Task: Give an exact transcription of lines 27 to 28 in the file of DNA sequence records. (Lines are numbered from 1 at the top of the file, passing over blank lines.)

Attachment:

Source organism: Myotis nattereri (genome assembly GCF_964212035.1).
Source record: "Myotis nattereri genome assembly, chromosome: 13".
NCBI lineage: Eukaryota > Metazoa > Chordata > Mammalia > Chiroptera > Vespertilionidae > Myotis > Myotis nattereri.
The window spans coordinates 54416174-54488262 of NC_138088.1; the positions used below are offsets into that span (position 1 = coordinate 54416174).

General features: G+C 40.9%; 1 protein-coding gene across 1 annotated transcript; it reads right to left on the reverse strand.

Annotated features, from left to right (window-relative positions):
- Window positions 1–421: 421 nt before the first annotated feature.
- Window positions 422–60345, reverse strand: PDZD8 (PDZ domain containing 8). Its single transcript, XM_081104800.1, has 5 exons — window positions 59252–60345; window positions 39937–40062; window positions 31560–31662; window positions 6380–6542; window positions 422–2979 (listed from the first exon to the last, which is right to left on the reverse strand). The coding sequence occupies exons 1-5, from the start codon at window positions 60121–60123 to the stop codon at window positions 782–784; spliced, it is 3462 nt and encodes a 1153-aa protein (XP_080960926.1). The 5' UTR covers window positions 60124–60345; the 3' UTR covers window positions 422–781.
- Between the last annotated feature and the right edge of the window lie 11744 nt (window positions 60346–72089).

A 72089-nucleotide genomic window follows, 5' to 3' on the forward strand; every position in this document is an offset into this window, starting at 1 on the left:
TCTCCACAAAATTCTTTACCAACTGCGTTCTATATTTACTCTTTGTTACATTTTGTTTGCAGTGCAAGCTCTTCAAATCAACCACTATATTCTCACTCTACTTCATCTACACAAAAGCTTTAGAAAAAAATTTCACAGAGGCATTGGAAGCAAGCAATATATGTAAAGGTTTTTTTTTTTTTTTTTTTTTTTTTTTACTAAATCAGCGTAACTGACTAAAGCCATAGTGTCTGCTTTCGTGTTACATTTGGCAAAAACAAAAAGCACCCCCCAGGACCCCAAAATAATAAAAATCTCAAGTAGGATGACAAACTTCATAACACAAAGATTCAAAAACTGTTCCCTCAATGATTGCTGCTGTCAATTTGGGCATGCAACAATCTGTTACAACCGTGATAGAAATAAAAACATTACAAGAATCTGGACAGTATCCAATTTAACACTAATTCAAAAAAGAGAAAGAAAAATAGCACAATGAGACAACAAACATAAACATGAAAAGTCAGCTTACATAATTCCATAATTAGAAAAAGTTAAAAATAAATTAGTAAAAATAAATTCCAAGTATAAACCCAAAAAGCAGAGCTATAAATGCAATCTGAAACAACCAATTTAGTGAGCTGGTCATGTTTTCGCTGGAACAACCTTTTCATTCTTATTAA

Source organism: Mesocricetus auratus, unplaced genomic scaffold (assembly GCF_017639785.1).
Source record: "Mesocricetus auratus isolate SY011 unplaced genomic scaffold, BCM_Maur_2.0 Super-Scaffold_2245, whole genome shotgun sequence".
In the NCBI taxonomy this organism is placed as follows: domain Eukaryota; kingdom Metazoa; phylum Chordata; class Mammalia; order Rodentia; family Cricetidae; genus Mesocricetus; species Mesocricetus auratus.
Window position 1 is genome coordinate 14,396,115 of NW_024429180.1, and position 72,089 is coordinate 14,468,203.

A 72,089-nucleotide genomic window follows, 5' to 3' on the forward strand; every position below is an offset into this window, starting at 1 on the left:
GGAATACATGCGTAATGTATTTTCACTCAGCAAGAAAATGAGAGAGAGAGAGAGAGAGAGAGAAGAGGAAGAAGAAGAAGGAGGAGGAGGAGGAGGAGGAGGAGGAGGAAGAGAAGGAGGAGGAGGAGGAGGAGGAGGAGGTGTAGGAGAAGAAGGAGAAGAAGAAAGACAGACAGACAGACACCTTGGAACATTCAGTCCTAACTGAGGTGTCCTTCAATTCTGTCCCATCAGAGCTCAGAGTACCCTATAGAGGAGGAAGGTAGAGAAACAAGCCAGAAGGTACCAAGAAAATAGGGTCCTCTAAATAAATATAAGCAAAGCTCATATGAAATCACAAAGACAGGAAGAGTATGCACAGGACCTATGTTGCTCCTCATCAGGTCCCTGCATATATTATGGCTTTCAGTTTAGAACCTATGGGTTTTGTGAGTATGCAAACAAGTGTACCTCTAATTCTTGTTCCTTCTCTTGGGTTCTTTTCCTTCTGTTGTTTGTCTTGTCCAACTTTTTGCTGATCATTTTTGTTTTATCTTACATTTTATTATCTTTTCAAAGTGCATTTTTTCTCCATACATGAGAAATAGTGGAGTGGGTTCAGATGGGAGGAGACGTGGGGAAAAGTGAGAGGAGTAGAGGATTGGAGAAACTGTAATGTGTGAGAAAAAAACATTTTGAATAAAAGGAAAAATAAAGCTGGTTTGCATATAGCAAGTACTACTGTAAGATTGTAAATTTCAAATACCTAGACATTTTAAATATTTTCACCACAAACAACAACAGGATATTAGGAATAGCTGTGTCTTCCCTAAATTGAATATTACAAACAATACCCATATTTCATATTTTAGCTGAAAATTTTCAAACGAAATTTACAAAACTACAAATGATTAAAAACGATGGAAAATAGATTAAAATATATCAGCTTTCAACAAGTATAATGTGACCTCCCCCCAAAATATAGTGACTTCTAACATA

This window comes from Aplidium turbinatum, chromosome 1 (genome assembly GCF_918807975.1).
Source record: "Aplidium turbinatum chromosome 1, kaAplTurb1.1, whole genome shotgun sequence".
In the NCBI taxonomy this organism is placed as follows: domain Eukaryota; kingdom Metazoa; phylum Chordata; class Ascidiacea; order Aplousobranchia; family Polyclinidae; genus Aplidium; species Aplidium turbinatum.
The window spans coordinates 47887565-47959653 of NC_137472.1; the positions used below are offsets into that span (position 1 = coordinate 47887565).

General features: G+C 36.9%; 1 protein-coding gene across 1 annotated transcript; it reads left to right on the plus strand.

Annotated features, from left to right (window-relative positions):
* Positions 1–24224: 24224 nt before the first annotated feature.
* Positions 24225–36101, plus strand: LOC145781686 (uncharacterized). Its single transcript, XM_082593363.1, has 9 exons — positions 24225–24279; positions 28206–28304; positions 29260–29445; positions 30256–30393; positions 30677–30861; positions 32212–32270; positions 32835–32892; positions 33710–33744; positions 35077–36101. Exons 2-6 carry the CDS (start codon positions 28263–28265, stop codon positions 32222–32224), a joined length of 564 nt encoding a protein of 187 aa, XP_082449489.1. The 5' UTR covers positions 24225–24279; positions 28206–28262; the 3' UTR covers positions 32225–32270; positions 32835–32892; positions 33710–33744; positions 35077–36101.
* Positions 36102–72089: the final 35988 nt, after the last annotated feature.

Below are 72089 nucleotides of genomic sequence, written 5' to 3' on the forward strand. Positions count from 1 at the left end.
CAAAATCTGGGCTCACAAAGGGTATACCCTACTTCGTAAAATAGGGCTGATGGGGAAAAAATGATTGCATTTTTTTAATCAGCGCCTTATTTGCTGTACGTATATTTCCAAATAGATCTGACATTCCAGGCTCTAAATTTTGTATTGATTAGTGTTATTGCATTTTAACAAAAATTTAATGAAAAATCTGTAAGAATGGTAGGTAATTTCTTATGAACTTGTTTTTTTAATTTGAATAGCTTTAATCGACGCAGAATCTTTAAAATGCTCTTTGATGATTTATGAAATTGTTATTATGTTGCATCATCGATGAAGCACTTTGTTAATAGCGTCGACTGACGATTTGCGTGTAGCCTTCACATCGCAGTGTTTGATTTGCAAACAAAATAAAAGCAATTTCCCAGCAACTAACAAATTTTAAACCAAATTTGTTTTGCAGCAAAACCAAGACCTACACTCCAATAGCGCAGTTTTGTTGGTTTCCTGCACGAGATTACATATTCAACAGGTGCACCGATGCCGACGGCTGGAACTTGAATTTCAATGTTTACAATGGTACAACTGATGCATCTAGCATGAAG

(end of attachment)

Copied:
Below are 72089 nucleotides of genomic sequence, written 5' to 3' on the forward strand. Positions count from 1 at the left end.
CAAAATCTGGGCTCACAAAGGGTATACCCTACTTCGTAAAATAGGGCTGATGGGGAAAAAATGATTGCATTTTTTTAATCAGCGCCTTATTTGCTGTACGTATATTTCCAAATAGATCTGACATTCCAGGCTCTAAATTTTGTATTGATTAGTGTTATTGCATTTTAACAAAAATTTAATGAAAAATCTGTAAGAATGGTAGGTAATTTCTTATGAACTTGTTTTTTTAATTTGAATAGCTTTAATCGACGCAGAATCTTTAAAATGCTCTTTGATGATTTATGAAATTGTTATTATGTTGCATCATCGATGAAGCACTTTGTTAATAGCGTCGACTGACGATTTGCGTGTAGCCTTCACATCGCAGTGTTTGATTTGCAAACAAAATAAAAGCAATTTCCCAGCAACTAACAAATTTTAAACCAAATTTGTTTTGCAGCAAAACCAAGACCTACACTCCAATAGCGCAGTTTTGTTGGTTTCCTGCACGAGATTACATATTCAACAGGTGCACCGATGCCGACGGCTGGAACTTGAATTTCAATGTTTACAATGGTACAACTGATGCATCTAGCATGAAG